We left Libya in ruins. Now, it's a crucible of terror that has come back to haunt us

by | Jun 24, 2020


The CIA calls it ‘blowback’, when the unintended consequences of what seemed like a good policy at the time come back to bite you.

The classic example is Western sponsorship of radical Islamist fighters against the Soviet occupation of Afghanistan in the 1980s.

That covert war against the Kremlin was a significant factor in crippling Communism in Russia which was a good thing, surely? It certainly seemed cost-free for America — until that bright morning of September 11, 2001, when Afghan-based terrorism struck New York and Washington on a grand scale.

Today our own nation is reeling from yet another savage consequence of our own ‘blowback’, after three people were randomly and fatally stabbed and three others wounded, as they sat enjoying a warm evening in a local park.


The alleged perpetrator, 25-year-old Khairi Saadallah, is a Libyan refugee. And in the initial aftermath, as the horror sank in and claims of a possible ‘terror’ link filtered through, the people of Reading found themselves confronting the same grim question as did the people of Manchester in May 2017 after a 22-year-old Libyan refugee, Salman Abedi, detonated a bomb killing 22 at a pop concert.

“Why us? Why here?”

To understand the Libyan link, think back to 2011. David Cameron’s government was confident the Libyan dictator, Colonel Muammar Gaddafi, would be the latest domino to fall in the so-called ‘Arab Spring’ of popular uprisings.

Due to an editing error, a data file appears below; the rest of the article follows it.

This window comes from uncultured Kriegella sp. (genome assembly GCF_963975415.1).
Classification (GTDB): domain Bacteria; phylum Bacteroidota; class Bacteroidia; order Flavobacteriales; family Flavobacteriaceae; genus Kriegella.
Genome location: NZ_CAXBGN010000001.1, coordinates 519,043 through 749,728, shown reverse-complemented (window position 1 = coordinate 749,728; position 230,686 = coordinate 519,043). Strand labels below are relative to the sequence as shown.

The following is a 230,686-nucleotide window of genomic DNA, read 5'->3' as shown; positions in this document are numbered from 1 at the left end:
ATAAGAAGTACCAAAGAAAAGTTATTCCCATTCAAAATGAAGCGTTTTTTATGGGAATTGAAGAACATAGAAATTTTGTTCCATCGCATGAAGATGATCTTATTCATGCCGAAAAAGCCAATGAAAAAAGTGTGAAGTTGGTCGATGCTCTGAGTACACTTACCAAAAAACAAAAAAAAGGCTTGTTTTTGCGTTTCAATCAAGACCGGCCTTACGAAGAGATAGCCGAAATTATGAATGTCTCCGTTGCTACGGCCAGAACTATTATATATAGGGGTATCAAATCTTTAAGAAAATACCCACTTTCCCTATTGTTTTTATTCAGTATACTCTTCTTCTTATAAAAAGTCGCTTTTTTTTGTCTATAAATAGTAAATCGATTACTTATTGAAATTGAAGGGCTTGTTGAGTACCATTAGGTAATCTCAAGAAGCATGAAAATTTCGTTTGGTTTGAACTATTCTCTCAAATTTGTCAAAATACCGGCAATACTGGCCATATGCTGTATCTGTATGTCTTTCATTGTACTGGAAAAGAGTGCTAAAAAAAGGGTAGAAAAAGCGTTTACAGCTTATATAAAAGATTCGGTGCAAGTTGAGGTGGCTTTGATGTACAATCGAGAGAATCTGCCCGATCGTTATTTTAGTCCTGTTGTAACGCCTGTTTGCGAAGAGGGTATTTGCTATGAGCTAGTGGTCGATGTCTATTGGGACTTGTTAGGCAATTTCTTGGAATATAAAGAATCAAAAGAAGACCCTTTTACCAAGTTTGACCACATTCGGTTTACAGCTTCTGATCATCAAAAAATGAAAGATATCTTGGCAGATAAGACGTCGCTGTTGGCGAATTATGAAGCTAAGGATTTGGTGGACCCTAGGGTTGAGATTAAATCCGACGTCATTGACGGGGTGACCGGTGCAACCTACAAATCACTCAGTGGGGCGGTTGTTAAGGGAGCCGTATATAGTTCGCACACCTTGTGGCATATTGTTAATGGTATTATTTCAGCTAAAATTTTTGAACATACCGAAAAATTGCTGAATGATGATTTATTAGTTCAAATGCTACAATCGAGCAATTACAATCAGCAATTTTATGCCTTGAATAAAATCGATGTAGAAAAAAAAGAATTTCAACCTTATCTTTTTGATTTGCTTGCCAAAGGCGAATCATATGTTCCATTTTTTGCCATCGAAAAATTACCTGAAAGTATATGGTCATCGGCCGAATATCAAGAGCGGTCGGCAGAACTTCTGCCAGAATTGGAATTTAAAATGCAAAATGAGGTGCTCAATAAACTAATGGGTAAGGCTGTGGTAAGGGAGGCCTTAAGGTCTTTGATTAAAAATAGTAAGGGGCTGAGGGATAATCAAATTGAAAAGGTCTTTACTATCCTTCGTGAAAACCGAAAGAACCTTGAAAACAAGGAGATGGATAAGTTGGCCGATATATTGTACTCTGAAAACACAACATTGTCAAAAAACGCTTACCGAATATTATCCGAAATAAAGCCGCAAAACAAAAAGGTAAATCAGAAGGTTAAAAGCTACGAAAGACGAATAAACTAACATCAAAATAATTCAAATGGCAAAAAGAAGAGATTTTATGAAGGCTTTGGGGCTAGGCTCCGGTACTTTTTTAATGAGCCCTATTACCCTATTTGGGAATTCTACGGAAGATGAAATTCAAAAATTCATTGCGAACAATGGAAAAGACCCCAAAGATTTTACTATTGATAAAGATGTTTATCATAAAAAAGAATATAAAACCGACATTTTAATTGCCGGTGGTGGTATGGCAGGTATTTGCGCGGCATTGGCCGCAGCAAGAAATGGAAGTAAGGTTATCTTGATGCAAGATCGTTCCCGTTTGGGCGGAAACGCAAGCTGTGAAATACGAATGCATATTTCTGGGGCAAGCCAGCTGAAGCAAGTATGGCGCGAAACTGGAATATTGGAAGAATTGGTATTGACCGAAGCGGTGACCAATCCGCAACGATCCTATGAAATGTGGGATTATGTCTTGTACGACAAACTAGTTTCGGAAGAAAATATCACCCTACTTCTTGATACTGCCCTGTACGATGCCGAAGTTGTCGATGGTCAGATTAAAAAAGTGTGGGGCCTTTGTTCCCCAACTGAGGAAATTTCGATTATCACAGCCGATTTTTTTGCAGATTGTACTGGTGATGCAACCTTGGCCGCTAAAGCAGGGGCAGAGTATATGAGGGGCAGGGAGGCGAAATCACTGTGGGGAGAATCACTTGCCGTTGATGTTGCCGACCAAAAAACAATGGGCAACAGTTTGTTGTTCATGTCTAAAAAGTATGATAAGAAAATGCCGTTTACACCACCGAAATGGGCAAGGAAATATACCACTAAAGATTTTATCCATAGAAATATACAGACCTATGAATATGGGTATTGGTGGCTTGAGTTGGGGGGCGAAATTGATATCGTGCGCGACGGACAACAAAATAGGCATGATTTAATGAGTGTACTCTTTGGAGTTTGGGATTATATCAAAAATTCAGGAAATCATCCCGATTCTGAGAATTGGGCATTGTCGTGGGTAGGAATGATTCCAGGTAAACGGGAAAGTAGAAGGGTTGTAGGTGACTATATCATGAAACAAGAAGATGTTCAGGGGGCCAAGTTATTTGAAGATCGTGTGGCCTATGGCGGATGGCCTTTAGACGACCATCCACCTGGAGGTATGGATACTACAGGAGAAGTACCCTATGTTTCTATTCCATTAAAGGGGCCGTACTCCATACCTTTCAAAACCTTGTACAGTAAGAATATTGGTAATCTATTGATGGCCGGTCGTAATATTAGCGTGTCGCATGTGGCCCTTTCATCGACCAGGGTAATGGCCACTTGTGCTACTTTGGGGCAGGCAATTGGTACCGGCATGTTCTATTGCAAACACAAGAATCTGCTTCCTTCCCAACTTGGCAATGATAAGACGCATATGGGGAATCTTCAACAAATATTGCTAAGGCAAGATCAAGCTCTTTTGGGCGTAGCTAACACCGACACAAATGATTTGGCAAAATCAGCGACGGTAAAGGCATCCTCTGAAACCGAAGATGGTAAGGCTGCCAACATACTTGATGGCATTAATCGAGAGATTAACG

Gaddafi, who had funded the IRA and was key to Lockerbie, had plenty of domestic enemies. All they needed to get him out was some aerial support from the RAF and other Nato allies.

Then democracy and human rights would flourish in the oil-rich country and it would no longer be the maverick and threatening nation it was under Gaddafi’s aggressively eccentric 40-year rule. So after six months of bombing, Gaddafi met the grisly fate of tyrants throughout history.

But there was no new dawn for Libya. The armed groups who had been the West’s allies immediately quarrelled over the spoils, especially the oil.

Civil war, violent faction-fighting and social disruption have prevailed ever since, with Libya also becoming the gateway for African migrants heading to Europe.

This chaos has given militant Islamic terrorists an ideal breeding ground for spreading their anti-Western ideology, and a place to train terrorists and practise bomb-making.

Our fly-by-night intervention has turned into a nightmare that continues to haunt us as well as Libya. The litany of terrorist atrocities committed by Libyans or by people trained in Islamist camps there has been growing.

Just as Afghanistan became a safe haven for terrorists in the 1990s, though a hell-hole for its people, Libya has gone the same way.

Indeed, it has become the perfect laboratory — and one located close to Europe — for indoctrination and terrorist training. With so many Libyans engaged in fighting each other, the terror groups can hole up in camps far from any police or state control.

Fair Use Excerpt. Read the whole article here.

Almond is an Academic Advisor to the Ron Paul Institute.


  • Mark Almond

    Prof. Almond is a Lecturer in Modern History at Oriel College, Oxford and at Bilkent University in Turkey. He is the author of Revolution: 500 Years of Struggle for Change (1996).

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